Not being much of a writer, but having known the RP for going on 30 years, I was offered the opportunity to contribute to the blog. The theme of all first timers on this site is (in the RP’s own words), “how you got to your second act.” Although I am not a recovering politician, I am a recovering lawyer.
I spent ten years practicing law and I am proud to say – IT CAN BE DONE – you can make it out alive. And there is life on the outside. This is in no way meant to disparage attorneys. Many on this site (the RP included) are attorneys, as are my own father and many friends. So many attorneys do great work and are still engaged in and excited by the practice of law, and it really is amazing to see. Law still remains the most noble of professions.
But I also know there are many like myself who had their fill and needed to move on. I was typical of many solo practitioners – doing criminal defense and smaller litigation cases, wills and trust work, and eventually part of a small firm, doing more complex business litigation. And I reached a point where the fight of other’s battles became a thankless and ungratifying place to be.
I had always wondered where my life would go if I left the practice of law. And as fate would have it, while I was contemplating this issue in my law office in downtown Cincinnati, an opportunity arose that put me on the path I am on today.
While considering my future in 2002, I was visited by my financial advisor who, while performing an annual review, began recruiting me. And within a day, I was already on my way to meetings, interviews and a whirlwind of education and licensing for four months that led me to Northwestern Mutual and being a Financial Advisor, where I have been the past 8+ years. The fit was perfect. I already had the legal background and a good knowledge of planning from the legal perspective and add to that the financial/investment education and the proper licenses and credentials, as well as a very supportive wife, and I was set to go.
Within a month, my entire perspective on being a professional had changed. While leaving an appointment in that first month, the clients actually thanked me for spending time talking with them and discussing their financial planning. No one had ever done that while practicing law and my life had been transformed. I knew I had found a home in this profession. I realized that I had a passion for this work. I have the privilege of making an impact, making a difference, of working with individuals, protecting families and businesses, and more importantly, building wealth in a most tax efficient manner.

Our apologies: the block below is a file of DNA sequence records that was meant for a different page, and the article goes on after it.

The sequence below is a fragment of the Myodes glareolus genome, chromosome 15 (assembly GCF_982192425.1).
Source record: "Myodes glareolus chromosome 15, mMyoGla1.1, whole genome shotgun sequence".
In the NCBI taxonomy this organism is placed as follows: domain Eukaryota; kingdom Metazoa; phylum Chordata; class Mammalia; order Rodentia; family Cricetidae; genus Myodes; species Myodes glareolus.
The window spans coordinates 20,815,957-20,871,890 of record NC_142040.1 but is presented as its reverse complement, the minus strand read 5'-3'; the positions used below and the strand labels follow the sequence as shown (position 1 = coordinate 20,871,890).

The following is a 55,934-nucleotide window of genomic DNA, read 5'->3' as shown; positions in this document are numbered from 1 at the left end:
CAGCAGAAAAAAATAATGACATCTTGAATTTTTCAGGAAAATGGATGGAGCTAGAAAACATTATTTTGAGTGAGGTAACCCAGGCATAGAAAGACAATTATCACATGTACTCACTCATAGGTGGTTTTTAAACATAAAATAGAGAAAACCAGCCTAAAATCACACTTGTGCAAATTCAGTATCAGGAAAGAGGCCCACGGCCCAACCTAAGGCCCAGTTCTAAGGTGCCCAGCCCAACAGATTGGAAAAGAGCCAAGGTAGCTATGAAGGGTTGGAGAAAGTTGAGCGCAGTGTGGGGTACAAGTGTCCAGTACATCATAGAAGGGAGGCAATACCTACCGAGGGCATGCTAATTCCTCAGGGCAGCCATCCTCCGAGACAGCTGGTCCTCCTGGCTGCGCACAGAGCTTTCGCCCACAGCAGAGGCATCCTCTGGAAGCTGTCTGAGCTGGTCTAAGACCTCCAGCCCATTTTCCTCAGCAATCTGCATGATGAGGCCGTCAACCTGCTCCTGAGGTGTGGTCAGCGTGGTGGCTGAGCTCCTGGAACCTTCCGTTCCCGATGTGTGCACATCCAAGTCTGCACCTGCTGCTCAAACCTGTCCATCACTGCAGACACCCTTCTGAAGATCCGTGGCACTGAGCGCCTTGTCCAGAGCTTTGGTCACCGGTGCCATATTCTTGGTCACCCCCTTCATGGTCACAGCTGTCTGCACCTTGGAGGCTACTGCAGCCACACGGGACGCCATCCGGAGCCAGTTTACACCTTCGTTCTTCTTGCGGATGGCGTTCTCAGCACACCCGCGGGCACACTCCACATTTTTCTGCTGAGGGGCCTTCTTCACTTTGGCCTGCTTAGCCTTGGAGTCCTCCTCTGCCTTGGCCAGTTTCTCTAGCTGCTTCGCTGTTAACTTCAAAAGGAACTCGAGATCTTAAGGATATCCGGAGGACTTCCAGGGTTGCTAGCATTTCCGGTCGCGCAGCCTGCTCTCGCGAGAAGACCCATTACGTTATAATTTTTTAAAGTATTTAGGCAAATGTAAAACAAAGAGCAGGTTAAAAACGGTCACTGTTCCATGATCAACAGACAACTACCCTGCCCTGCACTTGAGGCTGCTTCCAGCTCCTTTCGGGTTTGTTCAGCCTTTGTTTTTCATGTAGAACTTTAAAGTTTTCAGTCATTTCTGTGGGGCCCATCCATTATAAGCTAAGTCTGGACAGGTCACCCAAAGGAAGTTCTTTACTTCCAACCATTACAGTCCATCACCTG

This is gratifying and satisfying, something that many lawyers never feel. Despite all of the good work that attorneys perform, much of it is thankless and that took its toll on me. Practicing law was work. Now I have a career.
I must say that it has not been easy and without certain trials and tribulations. Being self employed is great, but requires much work to build up a going business. And the biggest bridge I have crossed is toeing the line between personal and professional life. In no other business I have seen does a person actively seek out so many people that you already know in an effort to help them out and make them clients. That can cause strife when your professional relationship creeps into the personal relationship. And it is the burden that all who work as Financial Advisors must carry.
I was very recently confronted with this situation – a client who is a long time friend, and there is most definitely a fine line between the appropriate times for business and the times when the relationship must remain purely social. I am comforted by my passion, because I know that even when I walk along that line, I am operating from a good place and with good intentions. My heart and passion are in the right place and this career offers me the opportunity to help not only those I have just met, but also those persons I have known for so long and care so much about. Where else can you impact people, including friends and family and help provide them with the security and peace of mind they so desperately want and need?
So here I am, 8+ years later, happier and professionally satisfied. And while being self employed has its challenges, I can make my own schedule which allows me to attend my childrens’ sports activities and school programs, along with other extra curricular and charitable work I have begun.
To all the attorneys out there in RP land – I applaud you. But if you are like me, there is hope – find what you like and go after it. It can make all the difference.